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I have a table with that will grow to several million rows over some years. As part of my web application, I have to query the count on a subset of this table whenever a user accesses a particular page. Someone with an architecty hat has said that they have a performance concern with that. Assuming they are correct, will adding an indexed view address this issue?

Sql that I want to be fast:

SELECT COUNT(*) FROM [dbo].[Txxx] WHERE SomeName = 'ZZZZ'

OR

SELECT COUNT_BIG(*) FROM [dbo].[Txxx] WHERE SomeName = 'ZZZZ'

Table:

CREATE TABLE [dbo].[Txxx](
    [Id] [uniqueidentifier] ROWGUIDCOL  NOT NULL,
    [SomeName] [nvarchar](50) NOT NULL,
    [SomeGuid] [uniqueidentifier] NOT NULL
 CONSTRAINT [PK_Txxx] PRIMARY KEY CLUSTERED 
(
    [Id] ASC
)

View:

CREATE view dbo.Vxxx
WITH SCHEMABINDING
AS
SELECT     SomeName, COUNT_BIG(*) AS UsedCount
FROM         dbo.Txxx
GROUP BY SomeName

Index:

CREATE UNIQUE CLUSTERED INDEX [IV_COUNT] ON [dbo].[Vxxx] 
(
    [SomeName] ASC
)
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2 Answers 2

up vote 4 down vote accepted

Yes, but only Enterprise Edition will consider the indexed view during query compilation. To leverage the index on non-EE you need to select directly from the view and use the NOEXPAND hint:

NOEXPAND applies only to indexed views. An indexed view is a view with a unique clustered index created on it. If a query contains references to columns that are present both in an indexed view and base tables, and the query optimizer determines that using the indexed view provides the best method for executing the query, the query optimizer uses the index on the view. This function is called indexed view matching. Automatic use of indexed view by query optimizer is supported only in specific editions of SQL Server.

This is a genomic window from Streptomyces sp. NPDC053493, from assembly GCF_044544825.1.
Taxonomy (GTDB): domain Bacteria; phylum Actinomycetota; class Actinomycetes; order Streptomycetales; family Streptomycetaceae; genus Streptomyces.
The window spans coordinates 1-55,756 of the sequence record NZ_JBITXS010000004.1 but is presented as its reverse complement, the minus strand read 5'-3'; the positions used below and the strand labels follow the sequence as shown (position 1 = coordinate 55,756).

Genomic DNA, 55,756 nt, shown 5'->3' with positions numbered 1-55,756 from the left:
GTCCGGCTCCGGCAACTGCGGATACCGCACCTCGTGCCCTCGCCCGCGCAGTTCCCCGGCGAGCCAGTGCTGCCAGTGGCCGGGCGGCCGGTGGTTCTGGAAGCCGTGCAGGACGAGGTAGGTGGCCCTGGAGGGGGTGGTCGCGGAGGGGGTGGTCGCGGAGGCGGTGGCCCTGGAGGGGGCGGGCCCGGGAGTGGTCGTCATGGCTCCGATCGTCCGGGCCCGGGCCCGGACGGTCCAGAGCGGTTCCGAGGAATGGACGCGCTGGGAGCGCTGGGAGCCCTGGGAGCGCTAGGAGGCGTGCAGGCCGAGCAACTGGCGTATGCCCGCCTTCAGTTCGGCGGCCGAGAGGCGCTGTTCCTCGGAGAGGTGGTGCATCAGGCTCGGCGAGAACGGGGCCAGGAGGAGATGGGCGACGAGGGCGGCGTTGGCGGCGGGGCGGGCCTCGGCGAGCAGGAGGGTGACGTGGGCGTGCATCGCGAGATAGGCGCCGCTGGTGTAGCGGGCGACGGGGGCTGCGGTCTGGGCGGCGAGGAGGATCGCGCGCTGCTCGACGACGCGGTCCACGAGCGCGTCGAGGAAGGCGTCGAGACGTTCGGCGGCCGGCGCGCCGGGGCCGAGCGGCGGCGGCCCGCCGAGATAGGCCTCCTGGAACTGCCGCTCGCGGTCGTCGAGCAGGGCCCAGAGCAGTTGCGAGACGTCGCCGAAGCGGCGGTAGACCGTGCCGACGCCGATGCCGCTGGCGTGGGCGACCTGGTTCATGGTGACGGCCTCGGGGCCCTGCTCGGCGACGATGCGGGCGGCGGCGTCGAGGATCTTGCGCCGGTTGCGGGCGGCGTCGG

Be warned that a indexed view like this will create write contention, because any update will lock and entire SomeName scope: only one transaction at a time will be able to insert, delete or update any row with SomeName = 'ZZZZ'.

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Thanks for this answer. I want to accept it, but I'm worried by the fact that the count is not actually part of the index, so the documentation does not really cover this scenario. Am I missing something? –  Steve Campbell Sep 27 '12 at 14:30
    
I created some test data, but was unable to confirm the answer because it turns out all the SQL boxes here are SQL Standard. I did confirm that I have to use NOEXPAND and query the view directly in my scenario. Marking this answer as accepted. –  Steve Campbell Sep 28 '12 at 13:15

Yes, that indexed view will definitely improve the performance of that particular query (assuming Enterprise Edition - Remus explains how to utilize it if you're not on Enterprise).

However, it isn't "free" - the index will need to be maintained for all DML operations to dbo.Txxx, will occupy space (though considerably less than the base table, in comparison), and will be subject to issues that also affect normal tables - such as fragmentation and (likely to a lesser extent in this case) page splits.

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